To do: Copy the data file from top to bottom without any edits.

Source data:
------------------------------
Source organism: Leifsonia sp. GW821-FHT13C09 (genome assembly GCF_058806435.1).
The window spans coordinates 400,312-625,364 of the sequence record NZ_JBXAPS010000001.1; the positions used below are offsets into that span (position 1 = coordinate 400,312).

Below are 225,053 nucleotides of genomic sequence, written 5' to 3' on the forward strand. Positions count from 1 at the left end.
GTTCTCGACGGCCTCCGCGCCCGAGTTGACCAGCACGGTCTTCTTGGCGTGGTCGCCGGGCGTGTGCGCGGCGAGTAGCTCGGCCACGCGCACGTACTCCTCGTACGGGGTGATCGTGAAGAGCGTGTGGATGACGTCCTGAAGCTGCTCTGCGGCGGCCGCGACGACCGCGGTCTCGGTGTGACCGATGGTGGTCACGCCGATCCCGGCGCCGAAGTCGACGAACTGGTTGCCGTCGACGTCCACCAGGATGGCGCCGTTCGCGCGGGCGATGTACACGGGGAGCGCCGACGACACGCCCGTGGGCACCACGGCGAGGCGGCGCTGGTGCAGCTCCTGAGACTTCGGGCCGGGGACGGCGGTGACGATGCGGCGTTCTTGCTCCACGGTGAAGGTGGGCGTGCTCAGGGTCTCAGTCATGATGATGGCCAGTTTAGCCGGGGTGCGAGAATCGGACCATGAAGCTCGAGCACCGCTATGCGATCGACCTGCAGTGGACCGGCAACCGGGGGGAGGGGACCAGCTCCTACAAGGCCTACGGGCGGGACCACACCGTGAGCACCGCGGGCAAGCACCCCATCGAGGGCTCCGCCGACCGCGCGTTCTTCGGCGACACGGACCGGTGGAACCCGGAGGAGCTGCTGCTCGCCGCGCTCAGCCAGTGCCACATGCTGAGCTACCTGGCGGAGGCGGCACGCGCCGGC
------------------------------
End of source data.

Source organism: Leifsonia sp. GW821-FHT13C09 (genome assembly GCF_058806435.1).
The window spans coordinates 400,312-625,364 of the sequence record NZ_JBXAPS010000001.1; the positions used below are offsets into that span (position 1 = coordinate 400,312).

Below are 225,053 nucleotides of genomic sequence, written 5' to 3' on the forward strand. Positions count from 1 at the left end.
GTTCTCGACGGCCTCCGCGCCCGAGTTGACCAGCACGGTCTTCTTGGCGTGGTCGCCGGGCGTGTGCGCGGCGAGTAGCTCGGCCACGCGCACGTACTCCTCGTACGGGGTGATCGTGAAGAGCGTGTGGATGACGTCCTGAAGCTGCTCTGCGGCGGCCGCGACGACCGCGGTCTCGGTGTGACCGATGGTGGTCACGCCGATCCCGGCGCCGAAGTCGACGAACTGGTTGCCGTCGACGTCCACCAGGATGGCGCCGTTCGCGCGGGCGATGTACACGGGGAGCGCCGACGACACGCCCGTGGGCACCACGGCGAGGCGGCGCTGGTGCAGCTCCTGAGACTTCGGGCCGGGGACGGCGGTGACGATGCGGCGTTCTTGCTCCACGGTGAAGGTGGGCGTGCTCAGGGTCTCAGTCATGATGATGGCCAGTTTAGCCGGGGTGCGAGAATCGGACCATGAAGCTCGAGCACCGCTATGCGATCGACCTGCAGTGGACCGGCAACCGGGGGGAGGGGACCAGCTCCTACAAGGCCTACGGGCGGGACCACACCGTGAGCACCGCGGGCAAGCACCCCATCGAGGGCTCCGCCGACCGCGCGTTCTTCGGCGACACGGACCGGTGGAACCCGGAGGAGCTGCTGCTCGCCGCGCTCAGCCAGTGCCACATGCTGAGCTACCTGGCGGAGGCGGCACGCGCCGGC